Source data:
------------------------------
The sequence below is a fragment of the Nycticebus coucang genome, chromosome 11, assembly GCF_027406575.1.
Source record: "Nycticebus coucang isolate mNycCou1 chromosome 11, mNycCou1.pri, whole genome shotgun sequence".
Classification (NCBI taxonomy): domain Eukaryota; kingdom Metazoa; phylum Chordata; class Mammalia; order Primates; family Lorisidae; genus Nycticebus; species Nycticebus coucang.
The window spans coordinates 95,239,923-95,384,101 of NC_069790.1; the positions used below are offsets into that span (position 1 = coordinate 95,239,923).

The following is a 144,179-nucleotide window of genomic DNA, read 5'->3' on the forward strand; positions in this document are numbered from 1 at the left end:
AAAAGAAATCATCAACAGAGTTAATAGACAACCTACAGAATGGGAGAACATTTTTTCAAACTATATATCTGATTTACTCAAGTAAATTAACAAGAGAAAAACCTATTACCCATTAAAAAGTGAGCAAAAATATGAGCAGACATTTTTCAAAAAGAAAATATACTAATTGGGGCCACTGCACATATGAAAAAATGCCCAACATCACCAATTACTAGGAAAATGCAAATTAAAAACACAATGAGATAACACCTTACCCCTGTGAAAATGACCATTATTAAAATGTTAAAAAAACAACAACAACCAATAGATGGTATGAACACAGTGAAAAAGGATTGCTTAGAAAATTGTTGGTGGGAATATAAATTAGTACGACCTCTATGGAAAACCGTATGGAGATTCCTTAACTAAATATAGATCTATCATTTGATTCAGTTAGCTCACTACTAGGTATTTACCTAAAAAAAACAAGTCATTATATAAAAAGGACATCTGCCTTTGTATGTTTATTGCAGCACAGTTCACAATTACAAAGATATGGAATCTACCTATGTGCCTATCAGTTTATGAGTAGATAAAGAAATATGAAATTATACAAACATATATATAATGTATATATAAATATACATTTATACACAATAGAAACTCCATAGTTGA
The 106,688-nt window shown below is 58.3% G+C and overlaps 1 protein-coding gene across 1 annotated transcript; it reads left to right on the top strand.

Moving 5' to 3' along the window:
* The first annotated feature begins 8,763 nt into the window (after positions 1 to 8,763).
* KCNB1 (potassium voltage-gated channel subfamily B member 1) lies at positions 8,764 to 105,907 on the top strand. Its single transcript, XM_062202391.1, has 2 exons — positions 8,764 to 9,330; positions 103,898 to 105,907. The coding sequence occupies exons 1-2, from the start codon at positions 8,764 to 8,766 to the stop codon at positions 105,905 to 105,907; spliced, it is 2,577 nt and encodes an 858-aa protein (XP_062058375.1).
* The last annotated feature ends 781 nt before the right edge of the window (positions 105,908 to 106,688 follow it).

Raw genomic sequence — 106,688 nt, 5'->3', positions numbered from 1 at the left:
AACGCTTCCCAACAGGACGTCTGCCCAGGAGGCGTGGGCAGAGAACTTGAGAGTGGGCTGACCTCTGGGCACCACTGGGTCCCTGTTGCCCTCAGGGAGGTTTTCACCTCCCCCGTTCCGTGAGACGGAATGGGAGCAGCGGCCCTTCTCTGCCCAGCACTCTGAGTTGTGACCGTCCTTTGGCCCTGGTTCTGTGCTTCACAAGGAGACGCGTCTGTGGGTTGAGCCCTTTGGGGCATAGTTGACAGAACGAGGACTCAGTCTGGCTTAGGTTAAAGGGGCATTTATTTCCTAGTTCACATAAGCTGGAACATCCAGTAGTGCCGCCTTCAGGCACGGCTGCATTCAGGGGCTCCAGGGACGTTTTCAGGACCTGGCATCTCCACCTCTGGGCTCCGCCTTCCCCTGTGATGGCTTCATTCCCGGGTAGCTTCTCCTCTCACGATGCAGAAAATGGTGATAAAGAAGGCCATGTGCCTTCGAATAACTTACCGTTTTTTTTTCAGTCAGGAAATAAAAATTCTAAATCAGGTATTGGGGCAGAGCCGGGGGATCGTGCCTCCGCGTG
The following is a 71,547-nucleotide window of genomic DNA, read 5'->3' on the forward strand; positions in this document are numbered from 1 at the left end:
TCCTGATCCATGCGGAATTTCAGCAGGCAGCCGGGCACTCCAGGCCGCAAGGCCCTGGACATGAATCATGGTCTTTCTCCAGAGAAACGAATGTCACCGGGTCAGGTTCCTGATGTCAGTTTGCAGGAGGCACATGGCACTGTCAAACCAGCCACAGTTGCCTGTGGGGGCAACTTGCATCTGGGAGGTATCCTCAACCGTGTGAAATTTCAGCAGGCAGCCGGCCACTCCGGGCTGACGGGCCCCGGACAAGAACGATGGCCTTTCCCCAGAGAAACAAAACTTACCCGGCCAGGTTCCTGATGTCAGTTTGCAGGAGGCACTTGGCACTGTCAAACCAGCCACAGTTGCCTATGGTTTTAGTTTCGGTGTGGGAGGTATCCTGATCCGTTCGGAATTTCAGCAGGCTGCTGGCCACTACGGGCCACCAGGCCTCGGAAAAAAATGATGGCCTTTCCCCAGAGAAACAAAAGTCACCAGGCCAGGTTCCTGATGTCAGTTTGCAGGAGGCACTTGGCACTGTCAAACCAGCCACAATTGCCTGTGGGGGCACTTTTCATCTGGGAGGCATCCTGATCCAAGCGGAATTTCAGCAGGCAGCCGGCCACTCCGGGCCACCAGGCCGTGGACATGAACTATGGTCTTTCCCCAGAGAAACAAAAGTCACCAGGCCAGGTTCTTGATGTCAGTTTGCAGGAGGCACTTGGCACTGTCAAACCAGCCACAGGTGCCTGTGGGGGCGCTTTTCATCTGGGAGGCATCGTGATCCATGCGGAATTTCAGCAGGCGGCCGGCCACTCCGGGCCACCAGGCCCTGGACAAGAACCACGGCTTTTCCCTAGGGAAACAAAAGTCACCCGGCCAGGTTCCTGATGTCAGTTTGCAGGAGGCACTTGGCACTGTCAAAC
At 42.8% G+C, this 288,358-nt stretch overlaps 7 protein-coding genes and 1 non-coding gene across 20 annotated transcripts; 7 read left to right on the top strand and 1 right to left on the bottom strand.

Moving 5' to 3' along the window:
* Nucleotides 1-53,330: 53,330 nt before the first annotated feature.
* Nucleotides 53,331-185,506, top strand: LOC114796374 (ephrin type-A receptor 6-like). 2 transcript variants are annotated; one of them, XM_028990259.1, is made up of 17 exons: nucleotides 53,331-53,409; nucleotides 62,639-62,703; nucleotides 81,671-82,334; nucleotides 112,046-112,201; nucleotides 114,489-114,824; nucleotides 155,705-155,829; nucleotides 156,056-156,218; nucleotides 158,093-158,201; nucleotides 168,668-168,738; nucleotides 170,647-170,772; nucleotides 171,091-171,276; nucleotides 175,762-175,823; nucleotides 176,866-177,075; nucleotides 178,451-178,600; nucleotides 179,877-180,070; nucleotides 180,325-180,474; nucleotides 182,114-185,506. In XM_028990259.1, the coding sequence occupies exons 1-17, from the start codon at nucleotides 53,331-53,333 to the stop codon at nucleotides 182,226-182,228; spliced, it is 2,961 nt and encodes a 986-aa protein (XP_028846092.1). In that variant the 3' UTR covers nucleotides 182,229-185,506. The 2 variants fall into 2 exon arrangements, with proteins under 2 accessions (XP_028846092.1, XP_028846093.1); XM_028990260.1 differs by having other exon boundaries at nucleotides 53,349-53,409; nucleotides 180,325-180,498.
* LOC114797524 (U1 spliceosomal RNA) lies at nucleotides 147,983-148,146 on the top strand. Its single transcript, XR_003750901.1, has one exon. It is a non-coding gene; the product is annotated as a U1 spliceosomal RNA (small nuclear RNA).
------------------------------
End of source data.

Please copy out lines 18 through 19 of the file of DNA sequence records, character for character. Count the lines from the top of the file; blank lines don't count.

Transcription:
* Nucleotides 1-53,330: 53,330 nt before the first annotated feature.
* Nucleotides 53,331-185,506, top strand: LOC114796374 (ephrin type-A receptor 6-like). 2 transcript variants are annotated; one of them, XM_028990259.1, is made up of 17 exons: nucleotides 53,331-53,409; nucleotides 62,639-62,703; nucleotides 81,671-82,334; nucleotides 112,046-112,201; nucleotides 114,489-114,824; nucleotides 155,705-155,829; nucleotides 156,056-156,218; nucleotides 158,093-158,201; nucleotides 168,668-168,738; nucleotides 170,647-170,772; nucleotides 171,091-171,276; nucleotides 175,762-175,823; nucleotides 176,866-177,075; nucleotides 178,451-178,600; nucleotides 179,877-180,070; nucleotides 180,325-180,474; nucleotides 182,114-185,506. In XM_028990259.1, the coding sequence occupies exons 1-17, from the start codon at nucleotides 53,331-53,333 to the stop codon at nucleotides 182,226-182,228; spliced, it is 2,961 nt and encodes a 986-aa protein (XP_028846092.1). In that variant the 3' UTR covers nucleotides 182,229-185,506. The 2 variants fall into 2 exon arrangements, with proteins under 2 accessions (XP_028846092.1, XP_028846093.1); XM_028990260.1 differs by having other exon boundaries at nucleotides 53,349-53,409; nucleotides 180,325-180,498.